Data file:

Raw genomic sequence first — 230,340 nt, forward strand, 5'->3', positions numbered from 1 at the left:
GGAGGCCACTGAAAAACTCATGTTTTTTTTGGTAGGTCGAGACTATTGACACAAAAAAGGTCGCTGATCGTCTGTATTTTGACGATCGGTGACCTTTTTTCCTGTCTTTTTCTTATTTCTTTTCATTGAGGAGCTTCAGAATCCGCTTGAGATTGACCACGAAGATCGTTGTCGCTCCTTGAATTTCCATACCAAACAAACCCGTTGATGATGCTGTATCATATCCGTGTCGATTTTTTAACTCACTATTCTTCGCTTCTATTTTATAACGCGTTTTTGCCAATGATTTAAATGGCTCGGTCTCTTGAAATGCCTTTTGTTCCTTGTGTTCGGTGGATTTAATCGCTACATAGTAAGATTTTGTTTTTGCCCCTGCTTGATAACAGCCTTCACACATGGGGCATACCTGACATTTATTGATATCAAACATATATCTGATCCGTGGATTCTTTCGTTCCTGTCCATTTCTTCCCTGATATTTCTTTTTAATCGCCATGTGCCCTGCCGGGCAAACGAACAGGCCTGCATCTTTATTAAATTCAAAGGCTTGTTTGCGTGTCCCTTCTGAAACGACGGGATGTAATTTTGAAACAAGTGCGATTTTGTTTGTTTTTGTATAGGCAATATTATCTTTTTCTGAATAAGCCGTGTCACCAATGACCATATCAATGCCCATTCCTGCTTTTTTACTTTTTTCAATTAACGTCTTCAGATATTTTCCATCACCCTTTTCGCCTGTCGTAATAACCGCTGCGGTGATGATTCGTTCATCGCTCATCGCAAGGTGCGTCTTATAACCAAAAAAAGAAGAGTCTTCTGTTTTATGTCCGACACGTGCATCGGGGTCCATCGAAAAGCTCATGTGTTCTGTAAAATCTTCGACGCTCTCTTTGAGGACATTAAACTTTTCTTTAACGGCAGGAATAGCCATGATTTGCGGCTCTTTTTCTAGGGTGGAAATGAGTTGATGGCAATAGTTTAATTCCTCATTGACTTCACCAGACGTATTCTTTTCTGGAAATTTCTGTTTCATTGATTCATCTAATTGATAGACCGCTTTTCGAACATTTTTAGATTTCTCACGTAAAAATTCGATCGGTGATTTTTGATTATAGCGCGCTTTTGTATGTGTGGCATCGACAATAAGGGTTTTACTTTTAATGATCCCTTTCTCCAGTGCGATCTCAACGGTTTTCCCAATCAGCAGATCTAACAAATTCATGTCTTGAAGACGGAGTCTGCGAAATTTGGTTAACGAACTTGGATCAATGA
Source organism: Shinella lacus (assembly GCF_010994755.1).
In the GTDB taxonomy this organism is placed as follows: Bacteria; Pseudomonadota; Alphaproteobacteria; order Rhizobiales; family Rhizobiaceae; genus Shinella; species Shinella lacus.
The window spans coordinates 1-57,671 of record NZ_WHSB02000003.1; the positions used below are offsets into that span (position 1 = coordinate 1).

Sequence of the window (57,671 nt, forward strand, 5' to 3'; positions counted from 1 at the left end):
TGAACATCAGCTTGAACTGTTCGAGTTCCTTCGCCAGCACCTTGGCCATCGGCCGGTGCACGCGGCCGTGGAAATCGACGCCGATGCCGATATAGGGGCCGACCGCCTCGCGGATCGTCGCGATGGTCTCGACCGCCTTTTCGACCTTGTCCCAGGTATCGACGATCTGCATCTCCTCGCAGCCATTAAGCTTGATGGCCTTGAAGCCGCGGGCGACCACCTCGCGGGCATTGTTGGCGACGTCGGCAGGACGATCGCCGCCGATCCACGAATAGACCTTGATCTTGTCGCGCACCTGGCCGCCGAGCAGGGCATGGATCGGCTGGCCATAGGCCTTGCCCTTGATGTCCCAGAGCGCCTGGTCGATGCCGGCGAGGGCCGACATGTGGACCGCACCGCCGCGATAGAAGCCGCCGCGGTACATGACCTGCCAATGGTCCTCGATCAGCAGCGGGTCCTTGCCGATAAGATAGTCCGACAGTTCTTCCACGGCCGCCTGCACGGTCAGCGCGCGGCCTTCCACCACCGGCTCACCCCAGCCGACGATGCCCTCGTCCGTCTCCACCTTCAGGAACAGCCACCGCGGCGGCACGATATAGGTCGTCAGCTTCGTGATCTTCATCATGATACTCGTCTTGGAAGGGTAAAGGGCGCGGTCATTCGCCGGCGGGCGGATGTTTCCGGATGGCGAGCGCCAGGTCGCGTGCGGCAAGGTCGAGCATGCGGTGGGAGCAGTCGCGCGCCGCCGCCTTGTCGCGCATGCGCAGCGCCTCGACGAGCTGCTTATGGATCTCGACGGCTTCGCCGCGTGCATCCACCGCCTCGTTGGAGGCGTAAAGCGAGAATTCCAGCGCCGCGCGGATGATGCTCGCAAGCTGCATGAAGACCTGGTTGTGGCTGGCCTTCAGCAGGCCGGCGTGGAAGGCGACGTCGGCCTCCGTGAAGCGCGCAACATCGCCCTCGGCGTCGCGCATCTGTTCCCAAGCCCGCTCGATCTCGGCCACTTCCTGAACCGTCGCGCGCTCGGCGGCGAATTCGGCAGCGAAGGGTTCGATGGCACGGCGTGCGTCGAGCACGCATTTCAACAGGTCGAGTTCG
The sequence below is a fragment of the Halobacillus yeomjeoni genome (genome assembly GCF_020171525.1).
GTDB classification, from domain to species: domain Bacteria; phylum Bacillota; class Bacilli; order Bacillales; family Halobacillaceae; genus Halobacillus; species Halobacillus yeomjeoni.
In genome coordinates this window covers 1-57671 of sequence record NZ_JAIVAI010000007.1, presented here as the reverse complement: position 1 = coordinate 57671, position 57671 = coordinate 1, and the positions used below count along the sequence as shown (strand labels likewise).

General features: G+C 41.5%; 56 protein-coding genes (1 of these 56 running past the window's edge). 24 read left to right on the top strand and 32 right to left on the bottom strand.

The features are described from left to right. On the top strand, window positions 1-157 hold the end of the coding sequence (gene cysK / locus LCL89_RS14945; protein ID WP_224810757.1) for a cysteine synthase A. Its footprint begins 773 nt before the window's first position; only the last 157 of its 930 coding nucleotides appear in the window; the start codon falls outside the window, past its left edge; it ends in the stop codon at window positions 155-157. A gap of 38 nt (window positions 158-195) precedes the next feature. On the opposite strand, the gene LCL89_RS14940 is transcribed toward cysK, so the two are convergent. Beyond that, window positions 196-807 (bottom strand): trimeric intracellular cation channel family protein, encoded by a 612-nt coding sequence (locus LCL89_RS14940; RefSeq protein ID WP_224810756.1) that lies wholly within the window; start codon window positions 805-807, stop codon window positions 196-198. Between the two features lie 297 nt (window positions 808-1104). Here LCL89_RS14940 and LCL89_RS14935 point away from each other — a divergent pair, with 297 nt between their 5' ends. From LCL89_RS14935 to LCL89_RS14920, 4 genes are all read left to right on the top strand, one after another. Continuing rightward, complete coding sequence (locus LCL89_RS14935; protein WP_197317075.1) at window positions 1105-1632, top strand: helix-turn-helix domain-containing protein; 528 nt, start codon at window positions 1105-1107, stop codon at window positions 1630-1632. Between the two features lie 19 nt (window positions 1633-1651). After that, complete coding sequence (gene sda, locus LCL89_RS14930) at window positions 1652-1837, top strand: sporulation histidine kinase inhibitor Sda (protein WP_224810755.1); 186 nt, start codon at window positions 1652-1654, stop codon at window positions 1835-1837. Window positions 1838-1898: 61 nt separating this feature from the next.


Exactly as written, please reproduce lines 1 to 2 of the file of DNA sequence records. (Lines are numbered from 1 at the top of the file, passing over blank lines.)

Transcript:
Raw genomic sequence first — 230,340 nt, forward strand, 5'->3', positions numbered from 1 at the left:
GGAGGCCACTGAAAAACTCATGTTTTTTTTGGTAGGTCGAGACTATTGACACAAAAAAGGTCGCTGATCGTCTGTATTTTGACGATCGGTGACCTTTTTTCCTGTCTTTTTCTTATTTCTTTTCATTGAGGAGCTTCAGAATCCGCTTGAGATTGACCACGAAGATCGTTGTCGCTCCTTGAATTTCCATACCAAACAAACCCGTTGATGATGCTGTATCATATCCGTGTCGATTTTTTAACTCACTATTCTTCGCTTCTATTTTATAACGCGTTTTTGCCAATGATTTAAATGGCTCGGTCTCTTGAAATGCCTTTTGTTCCTTGTGTTCGGTGGATTTAATCGCTACATAGTAAGATTTTGTTTTTGCCCCTGCTTGATAACAGCCTTCACACATGGGGCATACCTGACATTTATTGATATCAAACATATATCTGATCCGTGGATTCTTTCGTTCCTGTCCATTTCTTCCCTGATATTTCTTTTTAATCGCCATGTGCCCTGCCGGGCAAACGAACAGGCCTGCATCTTTATTAAATTCAAAGGCTTGTTTGCGTGTCCCTTCTGAAACGACGGGATGTAATTTTGAAACAAGTGCGATTTTGTTTGTTTTTGTATAGGCAATATTATCTTTTTCTGAATAAGCCGTGTCACCAATGACCATATCAATGCCCATTCCTGCTTTTTTACTTTTTTCAATTAACGTCTTCAGATATTTTCCATCACCCTTTTCGCCTGTCGTAATAACCGCTGCGGTGATGATTCGTTCATCGCTCATCGCAAGGTGCGTCTTATAACCAAAAAAAGAAGAGTCTTCTGTTTTATGTCCGACACGTGCATCGGGGTCCATCGAAAAGCTCATGTGTTCTGTAAAATCTTCGACGCTCTCTTTGAGGACATTAAACTTTTCTTTAACGGCAGGAATAGCCATGATTTGCGGCTCTTTTTCTAGGGTGGAAATGAGTTGATGGCAATAGTTTAATTCCTCATTGACTTCACCAGACGTATTCTTTTCTGGAAATTTCTGTTTCATTGATTCATCTAATTGATAGACCGCTTTTCGAACATTTTTAGATTTCTCACGTAAAAATTCGATCGGTGATTTTTGATTATAGCGCGCTTTTGTATGTGTGGCATCGACAATAAGGGTTTTACTTTTAATGATCCCTTTCTCCAGTGCGATCTCAACGGTTTTCCCAATCAGCAGATCTAACAAATTCATGTCTTGAAGACGGAGTCTGCGAAATTTGGTTAACGAACTTGGATCAATGA